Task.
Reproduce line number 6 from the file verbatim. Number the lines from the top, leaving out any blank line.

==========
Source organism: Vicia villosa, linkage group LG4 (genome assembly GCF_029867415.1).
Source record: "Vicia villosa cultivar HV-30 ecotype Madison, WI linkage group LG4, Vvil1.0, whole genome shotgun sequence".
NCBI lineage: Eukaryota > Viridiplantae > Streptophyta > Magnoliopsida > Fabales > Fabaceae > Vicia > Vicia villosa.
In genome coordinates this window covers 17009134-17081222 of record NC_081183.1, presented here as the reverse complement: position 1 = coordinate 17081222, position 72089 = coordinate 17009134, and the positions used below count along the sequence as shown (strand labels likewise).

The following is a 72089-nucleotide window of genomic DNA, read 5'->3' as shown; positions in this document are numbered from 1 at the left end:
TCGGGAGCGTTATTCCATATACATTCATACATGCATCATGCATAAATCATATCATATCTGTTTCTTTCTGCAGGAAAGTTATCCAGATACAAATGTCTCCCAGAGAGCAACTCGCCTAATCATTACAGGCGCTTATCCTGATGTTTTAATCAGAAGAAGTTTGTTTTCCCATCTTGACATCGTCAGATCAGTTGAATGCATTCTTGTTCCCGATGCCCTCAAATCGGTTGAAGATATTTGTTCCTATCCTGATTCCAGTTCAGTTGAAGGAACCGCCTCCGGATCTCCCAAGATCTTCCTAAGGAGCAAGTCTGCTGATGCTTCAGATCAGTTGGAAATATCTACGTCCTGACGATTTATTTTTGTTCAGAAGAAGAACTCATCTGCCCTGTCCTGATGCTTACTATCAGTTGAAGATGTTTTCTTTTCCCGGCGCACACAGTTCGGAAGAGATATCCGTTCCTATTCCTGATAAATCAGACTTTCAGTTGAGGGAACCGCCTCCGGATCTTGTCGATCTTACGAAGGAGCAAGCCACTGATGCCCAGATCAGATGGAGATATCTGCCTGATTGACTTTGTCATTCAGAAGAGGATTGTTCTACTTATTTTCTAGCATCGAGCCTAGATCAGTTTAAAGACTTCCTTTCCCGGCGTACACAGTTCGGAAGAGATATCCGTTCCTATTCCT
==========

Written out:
TCGGGAGCGTTATTCCATATACATTCATACATGCATCATGCATAAATCATATCATATCTGTTTCTTTCTGCAGGAAAGTTATCCAGATACAAATGTCTCCCAGAGAGCAACTCGCCTAATCATTACAGGCGCTTATCCTGATGTTTTAATCAGAAGAAGTTTGTTTTCCCATCTTGACATCGTCAGATCAGTTGAATGCATTCTTGTTCCCGATGCCCTCAAATCGGTTGAAGATATTTGTTCCTATCCTGATTCCAGTTCAGTTGAAGGAACCGCCTCCGGATCTCCCAAGATCTTCCTAAGGAGCAAGTCTGCTGATGCTTCAGATCAGTTGGAAATATCTACGTCCTGACGATTTATTTTTGTTCAGAAGAAGAACTCATCTGCCCTGTCCTGATGCTTACTATCAGTTGAAGATGTTTTCTTTTCCCGGCGCACACAGTTCGGAAGAGATATCCGTTCCTATTCCTGATAAATCAGACTTTCAGTTGAGGGAACCGCCTCCGGATCTTGTCGATCTTACGAAGGAGCAAGCCACTGATGCCCAGATCAGATGGAGATATCTGCCTGATTGACTTTGTCATTCAGAAGAGGATTGTTCTACTTATTTTCTAGCATCGAGCCTAGATCAGTTTAAAGACTTCCTTTCCCGGCGTACACAGTTCGGAAGAGATATCCGTTCCTATTCCT